The lives of two lovelorn spouses from separate marriages, a registered sex offender, and a disgraced ex-police officer intersect as they struggle to resist their vulnerabilities and temptations in suburban Connecticut.
A poet falls in love with an art student who gravitates to his bohemian lifestyle -- and his love of heroin. Hooked as much on one another as they are on the drug, their relationship alternates between states of oblivion, self-destruction, and despair.
In 'Gegen die Wand' Cahit, a 40-something male from Mersin in Turkey has removed everything Turkish from his life. He has become an alcoholic drug addict and at the start of the movie wants... See full summary »
Echoes of "Madame Bovary" in the American suburbs. Sarah's in a loveless marriage to an advertising executive, long days with her young daughter at the park and the pool, wanting more. Brad is an immature househusband, married to a flinty documentary filmmaker. Ronnie is just out of prison - two years for indecent exposure to a minor - living with his elderly mother, May; Larry is a retired cop, fixated on driving Ronnie away. Sarah and Brad connect, a respite of adult companionship at the pool. Ronnie and Larry have their demons. Brad should be studying for the bar; Larry misses his job; Ronnie's mom thinks he needs a girlfriend. Sarah longs to refuse to be trapped in an unhappy life. Where can these tangled paths lead? Written by
A sequence where Brad mentally compares Sarah to Kathy he describes Kathy as tall and Sarah as short. In reality Jennifer Connelly is only half an inch taller than Kate Winslet. See more »
The envelope from the credit card company has "08945" (non existent) as the East Wyndam Zip Code. The bar code does not decode to numbers. When Mom takes out the classified ad for Ronnie, the East Wyndam Zip Code is now 02748 (South Dartmouth, MA). The return-address stickers that mom puts on the after-death note to Ronnie has a East Wyndam Zip code of 02786 (non-existent). See more »
I was walking home the other evening having just watched this at the theatre. Two guys were ahead of me on the street and had just seen it as well. Not intending to listen in on their conversation ... I did anyway, *LOL*. One asked his friend what he thought about the movie and the second took a moment to think about it. His answer? "Twisted man, too twisted!" Thoreau wrote in Walden that "the mass of men lead lives of quiet desperation." In 'Little Children,' we see that quiet desperation played out to full effect by desperate housewives, ex-cons and damaged loners. A deep study of loneliness, 'Little Children' is morally ambiguous and doesn't judge. It uses humour, it uses dread, and it is a film that is at times quirky, intelligent and ultimately fascinating.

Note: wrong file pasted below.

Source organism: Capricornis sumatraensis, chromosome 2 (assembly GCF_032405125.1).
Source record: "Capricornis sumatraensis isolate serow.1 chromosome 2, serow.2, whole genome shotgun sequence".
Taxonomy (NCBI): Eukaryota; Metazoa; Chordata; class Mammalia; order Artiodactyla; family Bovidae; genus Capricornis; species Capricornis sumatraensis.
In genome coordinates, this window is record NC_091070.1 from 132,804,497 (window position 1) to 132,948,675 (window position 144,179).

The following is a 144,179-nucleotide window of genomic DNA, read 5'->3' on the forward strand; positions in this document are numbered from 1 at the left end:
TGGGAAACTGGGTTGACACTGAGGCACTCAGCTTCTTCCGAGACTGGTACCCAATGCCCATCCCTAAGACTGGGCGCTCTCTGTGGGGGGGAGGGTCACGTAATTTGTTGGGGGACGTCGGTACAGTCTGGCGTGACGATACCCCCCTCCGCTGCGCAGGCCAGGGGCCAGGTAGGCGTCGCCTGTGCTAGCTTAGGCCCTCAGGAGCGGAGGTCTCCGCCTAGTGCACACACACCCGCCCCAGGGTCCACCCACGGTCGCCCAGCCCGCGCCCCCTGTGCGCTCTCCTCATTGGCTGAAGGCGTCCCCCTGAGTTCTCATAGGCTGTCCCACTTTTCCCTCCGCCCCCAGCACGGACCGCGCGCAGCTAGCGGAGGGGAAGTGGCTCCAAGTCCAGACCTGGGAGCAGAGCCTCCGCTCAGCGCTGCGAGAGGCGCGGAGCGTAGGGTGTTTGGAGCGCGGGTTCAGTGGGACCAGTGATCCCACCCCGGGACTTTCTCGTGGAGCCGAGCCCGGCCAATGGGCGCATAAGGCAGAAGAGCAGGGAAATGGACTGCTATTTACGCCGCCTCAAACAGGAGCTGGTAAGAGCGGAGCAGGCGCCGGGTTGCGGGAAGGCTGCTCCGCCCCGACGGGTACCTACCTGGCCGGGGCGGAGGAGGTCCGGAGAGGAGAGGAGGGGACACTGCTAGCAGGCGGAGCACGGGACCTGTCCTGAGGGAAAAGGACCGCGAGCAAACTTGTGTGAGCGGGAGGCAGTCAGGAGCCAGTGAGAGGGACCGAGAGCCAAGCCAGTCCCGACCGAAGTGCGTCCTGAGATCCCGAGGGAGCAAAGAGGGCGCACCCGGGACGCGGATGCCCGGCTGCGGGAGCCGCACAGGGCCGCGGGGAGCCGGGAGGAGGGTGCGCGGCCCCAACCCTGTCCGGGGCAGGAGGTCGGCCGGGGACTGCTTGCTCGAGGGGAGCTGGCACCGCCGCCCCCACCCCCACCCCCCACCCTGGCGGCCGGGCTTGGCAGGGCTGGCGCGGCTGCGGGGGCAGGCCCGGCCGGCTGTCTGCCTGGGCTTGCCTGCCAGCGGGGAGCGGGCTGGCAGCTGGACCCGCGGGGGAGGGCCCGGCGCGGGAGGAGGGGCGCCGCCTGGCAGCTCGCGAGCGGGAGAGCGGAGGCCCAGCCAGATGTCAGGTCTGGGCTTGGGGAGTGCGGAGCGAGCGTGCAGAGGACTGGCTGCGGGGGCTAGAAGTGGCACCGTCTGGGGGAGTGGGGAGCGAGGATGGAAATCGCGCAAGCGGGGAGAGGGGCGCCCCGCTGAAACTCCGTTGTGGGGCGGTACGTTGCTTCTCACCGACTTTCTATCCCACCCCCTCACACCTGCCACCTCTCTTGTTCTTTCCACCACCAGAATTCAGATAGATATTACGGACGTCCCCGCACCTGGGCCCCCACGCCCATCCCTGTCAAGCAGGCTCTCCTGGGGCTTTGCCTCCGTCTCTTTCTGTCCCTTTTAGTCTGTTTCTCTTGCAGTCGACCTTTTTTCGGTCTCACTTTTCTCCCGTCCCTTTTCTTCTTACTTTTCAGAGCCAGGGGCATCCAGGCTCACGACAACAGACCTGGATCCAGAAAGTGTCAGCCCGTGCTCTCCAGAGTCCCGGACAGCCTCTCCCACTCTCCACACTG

I liked a lot of things about this movie and in the week since I saw it, I've grown to like it more. Thematically it should have been a terrible downer: a collection of people who've all settled into what seems like the beginning of the end. They've married, started having kids and every single one of them wakes up in the morning with dread. "Is this all that is left?" They have become, or more importantly, believe that they have become completely purposeless in the next of a continuing doldrum of empty days. Eternity awaits and eternity is purposeless existential hell.
What is remarkable about a film whose subject should be so bleak, is the warmth and humour within it. Characters in 'Little Children' reject the lack of purpose, the unhappiness and try to re-inject a passion for life that they once had. At its most extreme, the quest for passion and purpose is lead by Noah Emmerich -- certainly most of the humour comes from his character. Winslet, Wilson and Emmerich are all flawed (who isn't?) but sympathetic. And then there is Jackie Earle Haley.
How difficult must it have been to play a convicted sex offender who is both repellent and *gasp* sympathetic? If you're Jackie Earle Haley and you are stealing a film away from bigger stars and you've got a great part, then apparently it isn't very hard at all. Creepy, potentially dangerous but also fairly benign and pitiable, Haley gives a much over-looked performance in what is quickly becoming a much over-looked film. He has given what I think is one of the best performances this year, and what is certainly the best performance of his entire career.
'Little Children' is "twisted man, too twisted" but it is also very good and very compelling. Well worth the risk and extremely well paced. It was only after the film had ended that I noticed how long the film was. Completely engrossing, I recommend it highly.
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